The Economic and Legal Impact of Robot Cars: Insurance, Liability, and Damages
The widespread adoption of robot cars could have a revolutionary impact, reducing injuries and fatalities and transforming the industry from car ownership to ride-share services. The auto insurance industry may wither, as the idea of personal car ownership slowly disappears. And without human drivers, or insurance policies to match, traditional approaches to liability may have to evolve. Already, with a rapidly growing list of computerized functions such as antilock braking, electronic stabilizing, traction controlling, tire pressure monitoring, adaptive cruise controlling, blind-spot detecting, collision warning, lane-departure warning, and emergency brake assisting, one begins to wonder, who's really driving.
The courts have faced disruptive technologies before.
In 1916, the New York Times declared that autopilot systems / aeroplane stabilizers would “make the heavier-than-air machines practically foolproof." Like autonomous vehicles, these aviation advancements were lauded as great safety improvements, and were expected to have a significant impact on liability, making it more likely that autopilot manufacturers would be held to account when planes did crash.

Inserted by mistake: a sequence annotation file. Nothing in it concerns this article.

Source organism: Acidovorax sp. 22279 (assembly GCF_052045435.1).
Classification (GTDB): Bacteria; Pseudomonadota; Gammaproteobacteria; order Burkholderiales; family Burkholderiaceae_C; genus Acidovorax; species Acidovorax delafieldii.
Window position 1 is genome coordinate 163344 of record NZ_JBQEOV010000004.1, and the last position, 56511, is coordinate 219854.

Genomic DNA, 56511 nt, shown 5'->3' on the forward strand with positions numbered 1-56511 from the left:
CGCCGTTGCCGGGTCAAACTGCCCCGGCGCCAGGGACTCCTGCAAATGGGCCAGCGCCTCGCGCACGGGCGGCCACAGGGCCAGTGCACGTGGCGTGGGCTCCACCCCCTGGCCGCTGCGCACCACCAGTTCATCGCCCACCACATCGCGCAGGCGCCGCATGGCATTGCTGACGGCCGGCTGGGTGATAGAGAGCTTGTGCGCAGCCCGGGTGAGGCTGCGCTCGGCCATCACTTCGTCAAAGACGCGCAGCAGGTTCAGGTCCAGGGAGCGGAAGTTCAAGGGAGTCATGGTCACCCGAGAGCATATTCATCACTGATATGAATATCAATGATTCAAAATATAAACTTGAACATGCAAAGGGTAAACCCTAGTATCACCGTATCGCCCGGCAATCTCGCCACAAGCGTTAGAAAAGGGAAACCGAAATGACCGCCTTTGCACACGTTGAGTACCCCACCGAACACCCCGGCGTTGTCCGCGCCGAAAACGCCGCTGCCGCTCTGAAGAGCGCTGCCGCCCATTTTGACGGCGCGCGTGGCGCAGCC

Also in the early 1900s, automatic elevators began to replace manual elevators, and when the initial technology proved dangerous, states began enacting specific safety requirements for elevators. The insurance industry developed a special “elevator liability” insurance, and courts deemed elevators “common carriers” which held operators and manufacturers to the highest duty of care under the law.
In a robot car future, will liability shift from man to machine? Who will carry what type of insurance? And how will litigation change, and what will damages look like?